Atlantic Salmon

The Atlantic Salmon is a fish in the Salmonidae family. Its closest relatives include a number of different species of trout and char. These fish also share the Salmonidae family with several different salmon species, whitefish, and grayling. Read on to learn about the Atlantic Salmon.

Description of the Atlantic Salmon

This species does not undergo quite the same drastic changes during spawning as some other salmon species do. The coloration of the males becomes slightly more vibrant, but not to the same extent as the salmon species in the Pacific.

These fish reach quite large sizes. They typically measure about 30 in. long and weigh about 10 lbs. or so. However, exceptionally large specimens can reach much larger. The world-record holder measured 63 in. long and weighed over 100 lbs.!

Interesting Facts About the Atlantic Salmon

This species in an interesting and important fish. Learn more about what makes them unique, below.

  • Anadromous – Like most salmon species, and many members of the Salmonidae family, these fish have anadromous lifecycles. The young hatch in freshwater, migrate to saltwater for their adult lives, and spawn in freshwater streams.
  • Homing Instinct – The different salmon species have varying levels of homing instinct. This species in particular typically returns to the exact same stream or creek where they hatched. Researchers are not entirely sure how they accomplish this precise migration.
  • Smoltification – When the young fish hatch in freshwater, they remain there for several years as they grow. When they reach about six inches long, they undergo smoltification. During this process, the young fish change color and their bodies prepare to move from fresh to salt water.
  • Landlocked – Some populations of this species never leave freshwater habitats. These populations inhabit landlocked regions that have no access to salt water.

Habitat of the Atlantic Salmon

The vast majority of individuals in this species exhibit anadromous behavior. The fish hatch in freshwater habitats, and remain in creeks, streams, rivers, and estuaries as they grow.

When they reach large enough sizes, they migrate into the ocean, and inhabit coastal waterways. Some populations migrate long distances into open ocean.

Distribution of the Atlantic Salmon

You can find this species in the northern Atlantic Ocean. Their range extends from the coast of the northern United States up through Canada and to Greenland. From there, their range extends across to the coast of Europe as far north as Russia. They also range into freshwater habitats inland as well.

Diet of the Atlantic Salmon

As is the case with much of the other species in Salmonidae, this fish’s diet varies based on the age and size of the individual. The smaller fry and juvenile fish feed primarily on invertebrates. Their diet consists mostly of plankton, insect larvae, fish eggs, insects, worms, and similar prey.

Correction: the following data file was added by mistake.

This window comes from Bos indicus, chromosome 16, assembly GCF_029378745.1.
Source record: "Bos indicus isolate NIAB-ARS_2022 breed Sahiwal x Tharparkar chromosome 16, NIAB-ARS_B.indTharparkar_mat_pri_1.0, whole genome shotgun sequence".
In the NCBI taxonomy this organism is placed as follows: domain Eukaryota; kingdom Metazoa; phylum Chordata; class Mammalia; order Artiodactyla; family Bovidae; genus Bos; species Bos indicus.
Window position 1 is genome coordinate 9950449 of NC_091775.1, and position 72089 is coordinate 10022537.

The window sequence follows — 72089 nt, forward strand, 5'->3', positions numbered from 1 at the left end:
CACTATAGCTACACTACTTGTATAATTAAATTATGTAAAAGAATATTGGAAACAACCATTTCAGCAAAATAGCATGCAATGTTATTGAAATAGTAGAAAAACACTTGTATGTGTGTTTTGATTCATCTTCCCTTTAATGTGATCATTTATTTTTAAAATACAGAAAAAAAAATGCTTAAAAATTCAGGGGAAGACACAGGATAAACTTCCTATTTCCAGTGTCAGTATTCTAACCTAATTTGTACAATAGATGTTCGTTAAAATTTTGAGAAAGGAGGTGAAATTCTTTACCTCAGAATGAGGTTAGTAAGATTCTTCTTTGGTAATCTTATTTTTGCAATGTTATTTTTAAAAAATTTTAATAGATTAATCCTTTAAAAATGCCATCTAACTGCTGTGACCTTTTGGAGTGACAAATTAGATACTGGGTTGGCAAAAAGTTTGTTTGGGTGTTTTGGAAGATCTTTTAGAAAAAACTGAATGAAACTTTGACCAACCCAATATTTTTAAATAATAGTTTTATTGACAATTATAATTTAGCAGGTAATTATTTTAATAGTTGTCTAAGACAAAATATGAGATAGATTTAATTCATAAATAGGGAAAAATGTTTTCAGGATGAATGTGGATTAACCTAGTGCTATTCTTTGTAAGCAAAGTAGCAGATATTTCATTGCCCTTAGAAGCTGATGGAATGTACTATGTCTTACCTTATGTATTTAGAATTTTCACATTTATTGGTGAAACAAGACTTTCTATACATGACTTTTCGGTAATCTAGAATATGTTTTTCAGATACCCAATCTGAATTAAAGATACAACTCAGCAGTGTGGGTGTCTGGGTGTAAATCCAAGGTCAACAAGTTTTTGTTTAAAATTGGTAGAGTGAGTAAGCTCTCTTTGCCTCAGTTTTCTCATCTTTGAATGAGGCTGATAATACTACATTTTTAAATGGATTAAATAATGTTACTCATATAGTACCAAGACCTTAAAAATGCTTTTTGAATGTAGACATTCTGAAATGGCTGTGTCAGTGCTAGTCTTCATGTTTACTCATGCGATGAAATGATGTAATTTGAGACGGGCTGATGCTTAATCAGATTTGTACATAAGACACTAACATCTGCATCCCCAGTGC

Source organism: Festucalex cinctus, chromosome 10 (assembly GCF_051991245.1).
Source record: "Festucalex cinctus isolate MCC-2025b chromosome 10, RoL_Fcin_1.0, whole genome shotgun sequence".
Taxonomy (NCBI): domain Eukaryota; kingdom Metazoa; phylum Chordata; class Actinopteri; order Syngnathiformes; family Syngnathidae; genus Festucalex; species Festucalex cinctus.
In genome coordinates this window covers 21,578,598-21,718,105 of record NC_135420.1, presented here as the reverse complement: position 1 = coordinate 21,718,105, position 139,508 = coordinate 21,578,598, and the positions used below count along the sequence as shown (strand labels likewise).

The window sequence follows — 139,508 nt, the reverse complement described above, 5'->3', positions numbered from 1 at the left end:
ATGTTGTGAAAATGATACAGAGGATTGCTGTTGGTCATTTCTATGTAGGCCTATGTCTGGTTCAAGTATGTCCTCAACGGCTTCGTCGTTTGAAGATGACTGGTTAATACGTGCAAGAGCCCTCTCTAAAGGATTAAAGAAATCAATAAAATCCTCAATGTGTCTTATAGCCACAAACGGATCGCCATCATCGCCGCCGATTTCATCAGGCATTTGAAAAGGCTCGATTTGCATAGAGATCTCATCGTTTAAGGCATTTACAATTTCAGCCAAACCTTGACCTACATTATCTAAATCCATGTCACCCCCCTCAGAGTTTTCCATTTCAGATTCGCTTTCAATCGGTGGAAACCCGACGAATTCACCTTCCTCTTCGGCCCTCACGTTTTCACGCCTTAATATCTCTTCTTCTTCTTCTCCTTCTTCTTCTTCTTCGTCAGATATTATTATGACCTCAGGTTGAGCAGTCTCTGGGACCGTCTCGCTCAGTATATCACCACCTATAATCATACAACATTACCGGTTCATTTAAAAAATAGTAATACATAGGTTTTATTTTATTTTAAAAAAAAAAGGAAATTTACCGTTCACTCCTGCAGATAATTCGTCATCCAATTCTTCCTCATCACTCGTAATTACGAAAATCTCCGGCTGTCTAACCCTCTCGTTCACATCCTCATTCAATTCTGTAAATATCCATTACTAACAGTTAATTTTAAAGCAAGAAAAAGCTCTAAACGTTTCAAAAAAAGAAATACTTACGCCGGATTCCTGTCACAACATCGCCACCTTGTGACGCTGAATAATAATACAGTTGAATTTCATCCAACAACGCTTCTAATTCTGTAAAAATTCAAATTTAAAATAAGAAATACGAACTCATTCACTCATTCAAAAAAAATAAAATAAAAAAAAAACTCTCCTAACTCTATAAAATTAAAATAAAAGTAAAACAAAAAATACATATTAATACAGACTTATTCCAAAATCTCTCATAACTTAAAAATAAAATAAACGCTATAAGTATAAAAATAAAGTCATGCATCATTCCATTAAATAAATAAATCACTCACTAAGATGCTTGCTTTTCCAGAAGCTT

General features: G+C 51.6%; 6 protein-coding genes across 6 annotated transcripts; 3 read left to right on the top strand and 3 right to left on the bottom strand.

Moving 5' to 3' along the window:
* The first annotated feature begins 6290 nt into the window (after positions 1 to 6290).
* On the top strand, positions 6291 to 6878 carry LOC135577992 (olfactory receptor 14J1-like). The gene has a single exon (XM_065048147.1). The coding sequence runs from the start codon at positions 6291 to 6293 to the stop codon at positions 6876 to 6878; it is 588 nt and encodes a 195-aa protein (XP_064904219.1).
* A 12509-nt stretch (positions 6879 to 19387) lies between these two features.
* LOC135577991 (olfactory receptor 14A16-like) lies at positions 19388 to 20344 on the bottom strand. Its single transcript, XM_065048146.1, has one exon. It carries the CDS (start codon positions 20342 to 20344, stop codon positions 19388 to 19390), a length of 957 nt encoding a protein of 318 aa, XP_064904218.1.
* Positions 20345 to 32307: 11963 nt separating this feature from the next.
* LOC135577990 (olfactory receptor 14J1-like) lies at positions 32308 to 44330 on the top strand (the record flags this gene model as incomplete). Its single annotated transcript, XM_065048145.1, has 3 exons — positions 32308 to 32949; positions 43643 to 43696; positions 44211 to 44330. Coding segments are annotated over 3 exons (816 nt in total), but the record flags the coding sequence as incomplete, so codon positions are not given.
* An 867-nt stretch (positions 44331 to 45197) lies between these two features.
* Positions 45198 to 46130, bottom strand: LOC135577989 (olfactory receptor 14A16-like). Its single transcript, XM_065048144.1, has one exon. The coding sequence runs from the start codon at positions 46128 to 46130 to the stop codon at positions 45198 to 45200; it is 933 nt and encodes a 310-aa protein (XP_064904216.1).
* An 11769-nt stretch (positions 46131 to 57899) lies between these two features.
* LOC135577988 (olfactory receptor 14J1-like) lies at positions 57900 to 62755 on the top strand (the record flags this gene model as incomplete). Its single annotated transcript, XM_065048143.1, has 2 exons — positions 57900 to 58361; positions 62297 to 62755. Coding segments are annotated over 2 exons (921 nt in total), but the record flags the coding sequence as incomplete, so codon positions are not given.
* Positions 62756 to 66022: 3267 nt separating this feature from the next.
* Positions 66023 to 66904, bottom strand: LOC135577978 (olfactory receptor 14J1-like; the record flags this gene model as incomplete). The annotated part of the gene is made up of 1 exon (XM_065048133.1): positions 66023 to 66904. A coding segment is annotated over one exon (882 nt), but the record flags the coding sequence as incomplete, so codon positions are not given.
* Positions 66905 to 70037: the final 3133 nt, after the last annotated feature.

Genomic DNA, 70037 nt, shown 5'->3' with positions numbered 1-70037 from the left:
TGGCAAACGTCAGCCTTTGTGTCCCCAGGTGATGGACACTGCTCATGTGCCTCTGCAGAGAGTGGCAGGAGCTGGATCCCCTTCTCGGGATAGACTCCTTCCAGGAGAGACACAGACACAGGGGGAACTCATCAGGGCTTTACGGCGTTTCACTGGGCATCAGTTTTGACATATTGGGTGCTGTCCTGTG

Adults hunt primarily for smaller fish. Some common prey include alewives, capelin, smelt, cod, herring, mackerel, sand lance, and more.

Atlantic Salmon and Human Interaction

Humans have utilized this species for both recreational and commercial fishing for many years. Pressure from overfishing has historically pushed populations of this fish to the brink of extinction.

Though the IUCN lists this species as Least Concern, the populations of this fish have declined beyond their lowest point in recorded history.

Human activity, such as the construction of dams, overfishing, habitat destruction, and pollution, have all driven the numbers of this species into dwindling numbers. For this reason, the U.S. Fish & Wildlife Service lists this species as Endangered.


Humans have not domesticated this species in any way.

Does the Atlantic Salmon Make a Good Pet

No, this salmon does not make a good pet. It reaches lengths much too large to comfortably house in a home aquarium.

Atlantic Salmon Care

Some aquariums keep his fish to help educate their guests about the plight of this species and the dangers of overfishing and pollution. The salmon in their collections are captive-hatched, not taken from wild stocks. They feed the species a diet of fish, squid, shrimp, and other invertebrates.

Behavior of the Atlantic Salmon

These fish have different behavior at different stages in their lives. They hatch in freshwater habitats, and live in schools as they feed and grow.

After a few years, the fish move to the ocean, and spend several years feeding at sea. When it comes time to spawn, the fish return to the creek or stream where they were born, and perish soon after breeding.

Reproduction of the Atlantic Salmon

After migrating to the streams they hatched in, or natal streams, the female fish find a suitable location to lay their eggs. She digs a shallow nest, known as a “redd,” in the gravel of the stream. Then, she lays her eggs in the nest, the male fertilizes them, and she buries them with gravel. They repeat this process several times.